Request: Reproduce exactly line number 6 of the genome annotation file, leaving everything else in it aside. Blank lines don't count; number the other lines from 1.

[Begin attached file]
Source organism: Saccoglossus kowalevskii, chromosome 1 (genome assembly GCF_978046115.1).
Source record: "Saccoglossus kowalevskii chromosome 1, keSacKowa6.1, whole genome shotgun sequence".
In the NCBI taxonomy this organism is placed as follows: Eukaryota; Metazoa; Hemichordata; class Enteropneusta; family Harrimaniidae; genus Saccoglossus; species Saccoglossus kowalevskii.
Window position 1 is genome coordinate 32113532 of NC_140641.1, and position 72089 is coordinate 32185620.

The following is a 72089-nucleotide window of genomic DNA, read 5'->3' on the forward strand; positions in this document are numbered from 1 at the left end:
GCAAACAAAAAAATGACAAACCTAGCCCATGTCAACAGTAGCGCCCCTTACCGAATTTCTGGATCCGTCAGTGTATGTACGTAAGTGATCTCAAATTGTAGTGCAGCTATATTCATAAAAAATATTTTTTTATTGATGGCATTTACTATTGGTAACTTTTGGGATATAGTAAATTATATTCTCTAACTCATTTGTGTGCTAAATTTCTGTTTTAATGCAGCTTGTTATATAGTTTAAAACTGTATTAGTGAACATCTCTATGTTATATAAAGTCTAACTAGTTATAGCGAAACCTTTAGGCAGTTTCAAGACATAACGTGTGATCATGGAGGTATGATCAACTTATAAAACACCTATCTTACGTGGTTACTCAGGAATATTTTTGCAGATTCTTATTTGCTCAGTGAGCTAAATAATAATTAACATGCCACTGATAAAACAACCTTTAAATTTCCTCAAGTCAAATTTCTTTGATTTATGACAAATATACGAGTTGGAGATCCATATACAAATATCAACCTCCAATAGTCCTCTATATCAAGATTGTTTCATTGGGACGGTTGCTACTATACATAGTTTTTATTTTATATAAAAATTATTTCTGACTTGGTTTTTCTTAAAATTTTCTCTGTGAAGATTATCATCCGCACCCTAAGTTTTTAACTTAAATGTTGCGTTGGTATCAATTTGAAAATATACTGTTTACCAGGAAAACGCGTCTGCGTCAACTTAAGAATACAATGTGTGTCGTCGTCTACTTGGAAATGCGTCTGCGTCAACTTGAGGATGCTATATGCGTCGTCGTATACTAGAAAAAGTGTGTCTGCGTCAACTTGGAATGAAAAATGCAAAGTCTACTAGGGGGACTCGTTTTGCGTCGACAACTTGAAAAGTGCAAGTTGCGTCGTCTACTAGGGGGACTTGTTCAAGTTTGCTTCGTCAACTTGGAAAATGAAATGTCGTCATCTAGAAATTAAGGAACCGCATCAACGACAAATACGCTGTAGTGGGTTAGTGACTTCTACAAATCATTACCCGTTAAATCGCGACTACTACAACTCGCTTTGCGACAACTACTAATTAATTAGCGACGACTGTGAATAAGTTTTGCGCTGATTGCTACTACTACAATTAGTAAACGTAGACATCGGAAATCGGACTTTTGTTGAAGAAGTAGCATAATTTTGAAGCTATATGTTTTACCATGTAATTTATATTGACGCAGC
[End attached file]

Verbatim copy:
GCAAACAAAAAAATGACAAACCTAGCCCATGTCAACAGTAGCGCCCCTTACCGAATTTCTGGATCCGTCAGTGTATGTACGTAAGTGATCTCAAATTGTAGTGCAGCTATATTCATAAAAAATATTTTTTTATTGATGGCATTTACTATTGGTAACTTTTGGGATATAGTAAATTATATTCTCTAACTCATTTGTGTGCTAAATTTCTGTTTTAATGCAGCTTGTTATATAGTTTAAAACTGTATTAGTGAACATCTCTATGTTATATAAAGTCTAACTAGTTATAGCGAAACCTTTAGGCAGTTTCAAGACATAACGTGTGATCATGGAGGTATGATCAACTTATAAAACACCTATCTTACGTGGTTACTCAGGAATATTTTTGCAGATTCTTATTTGCTCAGTGAGCTAAATAATAATTAACATGCCACTGATAAAACAACCTTTAAATTTCCTCAAGTCAAATTTCTTTGATTTATGACAAATATACGAGTTGGAGATCCATATACAAATATCAACCTCCAATAGTCCTCTATATCAAGATTGTTTCATTGGGACGGTTGCTACTATACATAGTTTTTATTTTATATAAAAATTATTTCTGACTTGGTTTTTCTTAAAATTTTCTCTGTGAAGATTATCATCCGCACCCTAAGTTTTTAACTTAAATGTTGCGTTGGTATCAATTTGAAAATATACTGTTTACCAGGAAAACGCGTCTGCGTCAACTTAAGAATACAATGTGTGTCGTCGTCTACTTGGAAATGCGTCTGCGTCAACTTGAGGATGCTATATGCGTCGTCGTATACTAGAAAAAGTGTGTCTGCGTCAACTTGGAATGAAAAATGCAAAGTCTACTAGGGGGACTCGTTTTGCGTCGACAACTTGAAAAGTGCAAGTTGCGTCGTCTACTAGGGGGACTTGTTCAAGTTTGCTTCGTCAACTTGGAAAATGAAATGTCGTCATCTAGAAATTAAGGAACCGCATCAACGACAAATACGCTGTAGTGGGTTAGTGACTTCTACAAATCATTACCCGTTAAATCGCGACTACTACAACTCGCTTTGCGACAACTACTAATTAATTAGCGACGACTGTGAATAAGTTTTGCGCTGATTGCTACTACTACAATTAGTAAACGTAGACATCGGAAATCGGACTTTTGTTGAAGAAGTAGCATAATTTTGAAGCTATATGTTTTACCATGTAATTTATATTGACGCAGC